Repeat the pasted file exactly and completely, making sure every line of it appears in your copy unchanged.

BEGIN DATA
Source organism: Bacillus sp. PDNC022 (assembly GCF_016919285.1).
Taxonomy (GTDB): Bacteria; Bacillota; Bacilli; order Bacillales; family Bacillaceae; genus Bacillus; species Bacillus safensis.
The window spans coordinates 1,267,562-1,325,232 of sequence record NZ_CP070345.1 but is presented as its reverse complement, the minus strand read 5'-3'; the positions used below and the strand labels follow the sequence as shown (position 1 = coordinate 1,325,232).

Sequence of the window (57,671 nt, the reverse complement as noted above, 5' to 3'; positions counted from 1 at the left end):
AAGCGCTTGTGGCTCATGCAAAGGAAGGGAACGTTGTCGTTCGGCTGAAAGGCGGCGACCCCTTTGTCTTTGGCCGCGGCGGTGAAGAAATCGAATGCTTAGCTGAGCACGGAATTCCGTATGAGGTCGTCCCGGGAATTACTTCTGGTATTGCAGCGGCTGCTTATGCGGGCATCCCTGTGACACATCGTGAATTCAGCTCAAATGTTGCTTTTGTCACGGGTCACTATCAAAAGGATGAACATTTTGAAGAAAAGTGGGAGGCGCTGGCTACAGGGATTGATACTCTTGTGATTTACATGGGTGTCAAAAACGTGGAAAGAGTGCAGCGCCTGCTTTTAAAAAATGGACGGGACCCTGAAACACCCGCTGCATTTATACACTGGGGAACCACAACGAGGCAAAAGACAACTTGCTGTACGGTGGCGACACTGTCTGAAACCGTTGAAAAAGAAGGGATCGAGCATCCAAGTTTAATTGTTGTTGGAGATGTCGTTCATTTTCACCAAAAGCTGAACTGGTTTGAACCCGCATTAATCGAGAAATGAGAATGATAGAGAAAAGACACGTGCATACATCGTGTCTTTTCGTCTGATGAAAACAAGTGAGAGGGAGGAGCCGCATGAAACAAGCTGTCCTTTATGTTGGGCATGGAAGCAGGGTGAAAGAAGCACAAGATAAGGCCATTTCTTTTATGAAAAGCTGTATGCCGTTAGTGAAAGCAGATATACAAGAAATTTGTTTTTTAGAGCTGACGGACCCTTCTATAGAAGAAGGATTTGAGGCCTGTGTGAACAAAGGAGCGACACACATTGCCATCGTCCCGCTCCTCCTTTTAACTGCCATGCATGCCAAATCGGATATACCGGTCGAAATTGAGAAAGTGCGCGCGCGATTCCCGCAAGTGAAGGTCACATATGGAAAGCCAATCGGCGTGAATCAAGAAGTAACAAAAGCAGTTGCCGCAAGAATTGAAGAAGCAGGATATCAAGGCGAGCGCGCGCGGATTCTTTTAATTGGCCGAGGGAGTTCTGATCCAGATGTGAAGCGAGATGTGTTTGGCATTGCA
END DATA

Source organism: Bacillus sp. PDNC022 (assembly GCF_016919285.1).
Taxonomy (GTDB): Bacteria; Bacillota; Bacilli; order Bacillales; family Bacillaceae; genus Bacillus; species Bacillus safensis.
The window spans coordinates 1,267,562-1,325,232 of sequence record NZ_CP070345.1 but is presented as its reverse complement, the minus strand read 5'-3'; the positions used below and the strand labels follow the sequence as shown (position 1 = coordinate 1,325,232).

Sequence of the window (57,671 nt, the reverse complement as noted above, 5' to 3'; positions counted from 1 at the left end):
AAGCGCTTGTGGCTCATGCAAAGGAAGGGAACGTTGTCGTTCGGCTGAAAGGCGGCGACCCCTTTGTCTTTGGCCGCGGCGGTGAAGAAATCGAATGCTTAGCTGAGCACGGAATTCCGTATGAGGTCGTCCCGGGAATTACTTCTGGTATTGCAGCGGCTGCTTATGCGGGCATCCCTGTGACACATCGTGAATTCAGCTCAAATGTTGCTTTTGTCACGGGTCACTATCAAAAGGATGAACATTTTGAAGAAAAGTGGGAGGCGCTGGCTACAGGGATTGATACTCTTGTGATTTACATGGGTGTCAAAAACGTGGAAAGAGTGCAGCGCCTGCTTTTAAAAAATGGACGGGACCCTGAAACACCCGCTGCATTTATACACTGGGGAACCACAACGAGGCAAAAGACAACTTGCTGTACGGTGGCGACACTGTCTGAAACCGTTGAAAAAGAAGGGATCGAGCATCCAAGTTTAATTGTTGTTGGAGATGTCGTTCATTTTCACCAAAAGCTGAACTGGTTTGAACCCGCATTAATCGAGAAATGAGAATGATAGAGAAAAGACACGTGCATACATCGTGTCTTTTCGTCTGATGAAAACAAGTGAGAGGGAGGAGCCGCATGAAACAAGCTGTCCTTTATGTTGGGCATGGAAGCAGGGTGAAAGAAGCACAAGATAAGGCCATTTCTTTTATGAAAAGCTGTATGCCGTTAGTGAAAGCAGATATACAAGAAATTTGTTTTTTAGAGCTGACGGACCCTTCTATAGAAGAAGGATTTGAGGCCTGTGTGAACAAAGGAGCGACACACATTGCCATCGTCCCGCTCCTCCTTTTAACTGCCATGCATGCCAAATCGGATATACCGGTCGAAATTGAGAAAGTGCGCGCGCGATTCCCGCAAGTGAAGGTCACATATGGAAAGCCAATCGGCGTGAATCAAGAAGTAACAAAAGCAGTTGCCGCAAGAATTGAAGAAGCAGGATATCAAGGCGAGCGCGCGCGGATTCTTTTAATTGGCCGAGGGAGTTCTGATCCAGATGTGAAGCGAGATGTGTTTGGCATTGCA